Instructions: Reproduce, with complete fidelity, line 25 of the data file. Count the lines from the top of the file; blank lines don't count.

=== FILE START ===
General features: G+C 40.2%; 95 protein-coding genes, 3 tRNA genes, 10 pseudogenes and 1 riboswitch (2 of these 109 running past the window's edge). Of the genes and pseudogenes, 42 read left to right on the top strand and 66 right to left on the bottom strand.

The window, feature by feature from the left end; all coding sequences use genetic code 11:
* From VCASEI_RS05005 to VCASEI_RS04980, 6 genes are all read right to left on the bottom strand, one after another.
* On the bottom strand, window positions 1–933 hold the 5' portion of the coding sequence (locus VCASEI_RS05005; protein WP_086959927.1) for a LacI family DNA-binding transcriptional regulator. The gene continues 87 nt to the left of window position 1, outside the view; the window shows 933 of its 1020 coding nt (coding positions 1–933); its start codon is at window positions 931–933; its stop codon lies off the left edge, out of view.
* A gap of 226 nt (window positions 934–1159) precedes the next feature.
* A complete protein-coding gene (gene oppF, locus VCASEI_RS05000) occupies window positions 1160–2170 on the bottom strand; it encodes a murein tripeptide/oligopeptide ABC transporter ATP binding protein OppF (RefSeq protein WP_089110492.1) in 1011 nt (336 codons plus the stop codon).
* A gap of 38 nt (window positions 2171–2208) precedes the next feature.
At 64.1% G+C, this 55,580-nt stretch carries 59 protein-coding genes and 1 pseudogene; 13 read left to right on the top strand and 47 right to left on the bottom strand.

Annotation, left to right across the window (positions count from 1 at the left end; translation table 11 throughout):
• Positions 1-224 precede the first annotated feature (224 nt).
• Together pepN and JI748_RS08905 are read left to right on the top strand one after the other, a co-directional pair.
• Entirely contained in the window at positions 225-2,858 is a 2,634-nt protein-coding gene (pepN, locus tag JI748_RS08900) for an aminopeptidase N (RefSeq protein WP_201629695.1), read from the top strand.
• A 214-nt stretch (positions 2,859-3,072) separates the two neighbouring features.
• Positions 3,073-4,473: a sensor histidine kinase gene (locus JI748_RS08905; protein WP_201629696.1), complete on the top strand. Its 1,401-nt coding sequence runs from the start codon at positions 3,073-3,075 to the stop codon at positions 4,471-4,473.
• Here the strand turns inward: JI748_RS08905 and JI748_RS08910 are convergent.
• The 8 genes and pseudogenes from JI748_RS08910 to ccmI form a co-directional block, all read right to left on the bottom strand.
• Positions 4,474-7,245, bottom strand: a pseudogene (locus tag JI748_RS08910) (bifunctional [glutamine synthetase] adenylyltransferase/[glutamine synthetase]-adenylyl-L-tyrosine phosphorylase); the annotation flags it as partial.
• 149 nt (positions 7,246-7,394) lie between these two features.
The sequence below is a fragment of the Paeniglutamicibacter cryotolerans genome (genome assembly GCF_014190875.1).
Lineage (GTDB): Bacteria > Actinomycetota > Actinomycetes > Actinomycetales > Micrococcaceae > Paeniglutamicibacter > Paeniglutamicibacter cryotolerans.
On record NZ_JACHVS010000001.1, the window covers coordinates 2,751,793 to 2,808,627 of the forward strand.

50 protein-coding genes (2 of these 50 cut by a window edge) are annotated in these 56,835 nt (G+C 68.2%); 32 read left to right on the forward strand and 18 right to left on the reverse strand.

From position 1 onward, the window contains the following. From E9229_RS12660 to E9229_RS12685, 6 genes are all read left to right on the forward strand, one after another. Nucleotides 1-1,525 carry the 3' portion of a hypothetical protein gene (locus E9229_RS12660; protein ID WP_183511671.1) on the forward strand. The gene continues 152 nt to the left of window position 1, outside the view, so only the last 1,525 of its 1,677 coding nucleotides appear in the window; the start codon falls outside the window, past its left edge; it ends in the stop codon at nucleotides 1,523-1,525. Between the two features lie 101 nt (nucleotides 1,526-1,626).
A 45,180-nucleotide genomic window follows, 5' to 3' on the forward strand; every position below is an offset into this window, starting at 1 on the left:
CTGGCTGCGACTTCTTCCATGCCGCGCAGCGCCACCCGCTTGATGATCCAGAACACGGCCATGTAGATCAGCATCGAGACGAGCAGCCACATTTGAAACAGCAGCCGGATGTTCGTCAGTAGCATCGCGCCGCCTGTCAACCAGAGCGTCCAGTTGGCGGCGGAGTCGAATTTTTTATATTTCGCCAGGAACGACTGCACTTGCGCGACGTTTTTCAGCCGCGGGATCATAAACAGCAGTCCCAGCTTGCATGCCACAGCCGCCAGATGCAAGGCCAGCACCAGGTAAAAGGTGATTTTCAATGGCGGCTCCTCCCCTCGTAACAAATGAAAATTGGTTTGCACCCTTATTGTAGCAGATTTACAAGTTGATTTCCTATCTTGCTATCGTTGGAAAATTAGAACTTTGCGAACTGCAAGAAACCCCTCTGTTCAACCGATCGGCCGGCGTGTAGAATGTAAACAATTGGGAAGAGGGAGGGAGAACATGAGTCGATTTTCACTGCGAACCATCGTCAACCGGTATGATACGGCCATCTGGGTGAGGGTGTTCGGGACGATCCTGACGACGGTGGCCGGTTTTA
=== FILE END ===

CTGGCTGCGACTTCTTCCATGCCGCGCAGCGCCACCCGCTTGATGATCCAGAACACGGCCATGTAGATCAGCATCGAGACGAGCAGCCACATTTGAAACAGCAGCCGGATGTTCGTCAGTAGCATCGCGCCGCCTGTCAACCAGAGCGTCCAGTTGGCGGCGGAGTCGAATTTTTTATATTTCGCCAGGAACGACTGCACTTGCGCGACGTTTTTCAGCCGCGGGATCATAAACAGCAGTCCCAGCTTGCATGCCACAGCCGCCAGATGCAAGGCCAGCACCAGGTAAAAGGTGATTTTCAATGGCGGCTCCTCCCCTCGTAACAAATGAAAATTGGTTTGCACCCTTATTGTAGCAGATTTACAAGTTGATTTCCTATCTTGCTATCGTTGGAAAATTAGAACTTTGCGAACTGCAAGAAACCCCTCTGTTCAACCGATCGGCCGGCGTGTAGAATGTAAACAATTGGGAAGAGGGAGGGAGAACATGAGTCGATTTTCACTGCGAACCATCGTCAACCGGTATGATACGGCCATCTGGGTGAGGGTGTTCGGGACGATCCTGACGACGGTGGCCGGTTTTA